Opinion Climate scientists have confessed they are baffled – yet again – by another all-time record area of sea covered by ice around the Antarctic coasts.
"What we're learning is, we have more to learn," said Ted Scambos, lead scientist at the US National Snow and Ice Data Center, announcing the latest annual sea ice maximum for the austral continent. According to the NSIDC:
Sea ice surrounding the Antarctic continent reached its maximum extent on September 22 at 20.11 million square kilometers (7.76 million square miles). This is 1.54 million square kilometers (595,000 square miles) above the 1981 to 2010 average extent, which is nearly four standard deviations above average. Antarctic sea ice averaged 20.0 million square kilometers (7.72 million square miles) for the month of September. This new record extent follows consecutive record winter maximum extents in 2012 and 2013. The reasons for this recent rapid growth are not clear. Sea ice in Antarctica has remained at satellite-era record high daily levels for most of 2014.
Climate scientists have been puzzled by the behaviour of the southern ice for many years now. The most commonly used models say that its steady growth should not be happening in a warming world (though the warming of the world is also in doubt, as air temperatures have been steady for the last fifteen years or more - and it turns out that deep ocean temperatures are not increasing either, leaving the "mystery" of the apparent end of global warming "unsolved").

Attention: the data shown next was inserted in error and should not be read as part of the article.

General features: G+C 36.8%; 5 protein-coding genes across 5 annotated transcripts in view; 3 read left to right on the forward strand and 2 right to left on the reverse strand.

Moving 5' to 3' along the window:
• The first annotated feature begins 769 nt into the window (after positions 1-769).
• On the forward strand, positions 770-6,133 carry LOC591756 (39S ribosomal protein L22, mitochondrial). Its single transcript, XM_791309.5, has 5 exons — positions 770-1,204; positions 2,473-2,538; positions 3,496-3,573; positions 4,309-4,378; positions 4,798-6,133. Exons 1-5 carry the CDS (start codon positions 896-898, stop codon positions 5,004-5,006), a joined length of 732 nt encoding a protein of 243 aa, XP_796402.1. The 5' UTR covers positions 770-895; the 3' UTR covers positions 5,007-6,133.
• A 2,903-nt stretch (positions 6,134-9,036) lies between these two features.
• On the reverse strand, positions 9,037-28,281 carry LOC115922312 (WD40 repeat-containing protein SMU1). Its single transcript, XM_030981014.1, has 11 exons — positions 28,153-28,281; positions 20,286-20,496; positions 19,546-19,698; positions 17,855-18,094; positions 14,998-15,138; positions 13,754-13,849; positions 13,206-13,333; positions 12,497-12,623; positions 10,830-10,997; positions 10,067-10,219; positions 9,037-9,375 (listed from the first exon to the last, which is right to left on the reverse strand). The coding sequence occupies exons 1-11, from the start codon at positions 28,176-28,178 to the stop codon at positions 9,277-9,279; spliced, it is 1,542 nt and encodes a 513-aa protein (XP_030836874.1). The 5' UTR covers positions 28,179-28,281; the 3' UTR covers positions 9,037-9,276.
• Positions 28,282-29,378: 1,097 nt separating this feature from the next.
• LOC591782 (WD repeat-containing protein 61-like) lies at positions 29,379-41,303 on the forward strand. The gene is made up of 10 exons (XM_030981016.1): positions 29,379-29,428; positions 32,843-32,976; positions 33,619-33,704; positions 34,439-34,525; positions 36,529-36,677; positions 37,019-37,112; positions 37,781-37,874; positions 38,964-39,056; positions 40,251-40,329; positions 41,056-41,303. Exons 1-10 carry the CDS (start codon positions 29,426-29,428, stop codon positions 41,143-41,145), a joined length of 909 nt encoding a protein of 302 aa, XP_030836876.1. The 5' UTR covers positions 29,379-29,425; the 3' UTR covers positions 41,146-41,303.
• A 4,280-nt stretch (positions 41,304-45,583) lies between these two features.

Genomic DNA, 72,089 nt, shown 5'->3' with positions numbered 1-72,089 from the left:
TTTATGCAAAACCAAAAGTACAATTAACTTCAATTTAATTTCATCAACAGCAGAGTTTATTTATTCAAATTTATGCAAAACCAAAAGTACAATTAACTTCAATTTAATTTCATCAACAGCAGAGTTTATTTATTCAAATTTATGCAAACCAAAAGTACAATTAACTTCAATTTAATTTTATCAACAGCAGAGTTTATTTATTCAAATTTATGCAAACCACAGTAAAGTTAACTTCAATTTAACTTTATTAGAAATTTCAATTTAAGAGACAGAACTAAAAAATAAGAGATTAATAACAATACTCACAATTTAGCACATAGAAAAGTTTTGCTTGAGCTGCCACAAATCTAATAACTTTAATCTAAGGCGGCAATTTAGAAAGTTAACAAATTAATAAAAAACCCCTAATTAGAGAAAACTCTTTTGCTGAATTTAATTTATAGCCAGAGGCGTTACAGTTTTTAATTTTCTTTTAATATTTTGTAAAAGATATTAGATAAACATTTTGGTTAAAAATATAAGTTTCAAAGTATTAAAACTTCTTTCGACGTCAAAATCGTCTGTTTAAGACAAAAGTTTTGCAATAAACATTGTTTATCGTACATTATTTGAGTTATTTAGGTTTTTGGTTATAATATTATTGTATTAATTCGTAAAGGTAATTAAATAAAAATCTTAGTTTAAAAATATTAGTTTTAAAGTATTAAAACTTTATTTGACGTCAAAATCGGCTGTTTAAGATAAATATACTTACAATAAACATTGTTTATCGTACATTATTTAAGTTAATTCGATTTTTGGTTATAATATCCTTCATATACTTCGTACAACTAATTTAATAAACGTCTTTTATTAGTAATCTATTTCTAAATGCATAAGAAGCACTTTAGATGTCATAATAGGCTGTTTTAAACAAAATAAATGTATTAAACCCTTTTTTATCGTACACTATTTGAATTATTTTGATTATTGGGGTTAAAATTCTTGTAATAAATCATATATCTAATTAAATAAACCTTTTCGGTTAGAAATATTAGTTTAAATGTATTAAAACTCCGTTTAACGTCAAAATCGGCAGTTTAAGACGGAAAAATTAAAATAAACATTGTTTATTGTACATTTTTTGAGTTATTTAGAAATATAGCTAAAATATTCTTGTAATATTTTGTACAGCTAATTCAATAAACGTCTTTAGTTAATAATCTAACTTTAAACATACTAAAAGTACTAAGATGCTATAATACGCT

This failure of reality to match up with climate modelling has, as some eminent climate scientists have noted, had the effect of "limiting confidence in the predictions" of severe warming and associated disasters this century.
Meanwhile at the other end of the planet the Arctic sea ice has covered lesser areas in recent times. The lowest Arctic area seen in the era of satellite measurements was in 2012, but the three consecutive record-high Antarctic maxima of 2012, 2013 and now 2014 have resulted in global sea ice levels this year and last year coming out pretty much normal. ®